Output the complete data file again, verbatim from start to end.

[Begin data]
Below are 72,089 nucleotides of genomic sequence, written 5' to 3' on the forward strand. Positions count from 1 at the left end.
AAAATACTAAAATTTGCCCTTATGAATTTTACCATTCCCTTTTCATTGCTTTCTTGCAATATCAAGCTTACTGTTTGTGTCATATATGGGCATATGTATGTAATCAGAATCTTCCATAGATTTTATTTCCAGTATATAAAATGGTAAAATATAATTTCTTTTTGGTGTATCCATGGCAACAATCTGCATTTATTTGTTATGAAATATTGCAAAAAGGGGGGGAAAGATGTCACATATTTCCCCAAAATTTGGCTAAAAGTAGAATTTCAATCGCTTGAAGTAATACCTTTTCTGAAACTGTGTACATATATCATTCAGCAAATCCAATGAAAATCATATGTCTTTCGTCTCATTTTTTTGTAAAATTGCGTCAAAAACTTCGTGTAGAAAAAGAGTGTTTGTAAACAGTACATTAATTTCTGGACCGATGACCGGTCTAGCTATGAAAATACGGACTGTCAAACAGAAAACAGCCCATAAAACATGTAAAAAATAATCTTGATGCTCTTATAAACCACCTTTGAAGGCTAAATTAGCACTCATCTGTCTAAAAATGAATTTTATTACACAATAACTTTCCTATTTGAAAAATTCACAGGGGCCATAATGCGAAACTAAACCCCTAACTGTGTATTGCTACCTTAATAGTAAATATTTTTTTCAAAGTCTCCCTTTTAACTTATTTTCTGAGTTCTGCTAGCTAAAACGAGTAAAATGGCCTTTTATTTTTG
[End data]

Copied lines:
Below are 72,089 nucleotides of genomic sequence, written 5' to 3' on the forward strand. Positions count from 1 at the left end.
AAAATACTAAAATTTGCCCTTATGAATTTTACCATTCCCTTTTCATTGCTTTCTTGCAATATCAAGCTTACTGTTTGTGTCATATATGGGCATATGTATGTAATCAGAATCTTCCATAGATTTTATTTCCAGTATATAAAATGGTAAAATATAATTTCTTTTTGGTGTATCCATGGCAACAATCTGCATTTATTTGTTATGAAATATTGCAAAAAGGGGGGGAAAGATGTCACATATTTCCCCAAAATTTGGCTAAAAGTAGAATTTCAATCGCTTGAAGTAATACCTTTTCTGAAACTGTGTACATATATCATTCAGCAAATCCAATGAAAATCATATGTCTTTCGTCTCATTTTTTTGTAAAATTGCGTCAAAAACTTCGTGTAGAAAAAGAGTGTTTGTAAACAGTACATTAATTTCTGGACCGATGACCGGTCTAGCTATGAAAATACGGACTGTCAAACAGAAAACAGCCCATAAAACATGTAAAAAATAATCTTGATGCTCTTATAAACCACCTTTGAAGGCTAAATTAGCACTCATCTGTCTAAAAATGAATTTTATTACACAATAACTTTCCTATTTGAAAAATTCACAGGGGCCATAATGCGAAACTAAACCCCTAACTGTGTATTGCTACCTTAATAGTAAATATTTTTTTCAAAGTCTCCCTTTTAACTTATTTTCTGAGTTCTGCTAGCTAAAACGAGTAAAATGGCCTTTTATTTTTG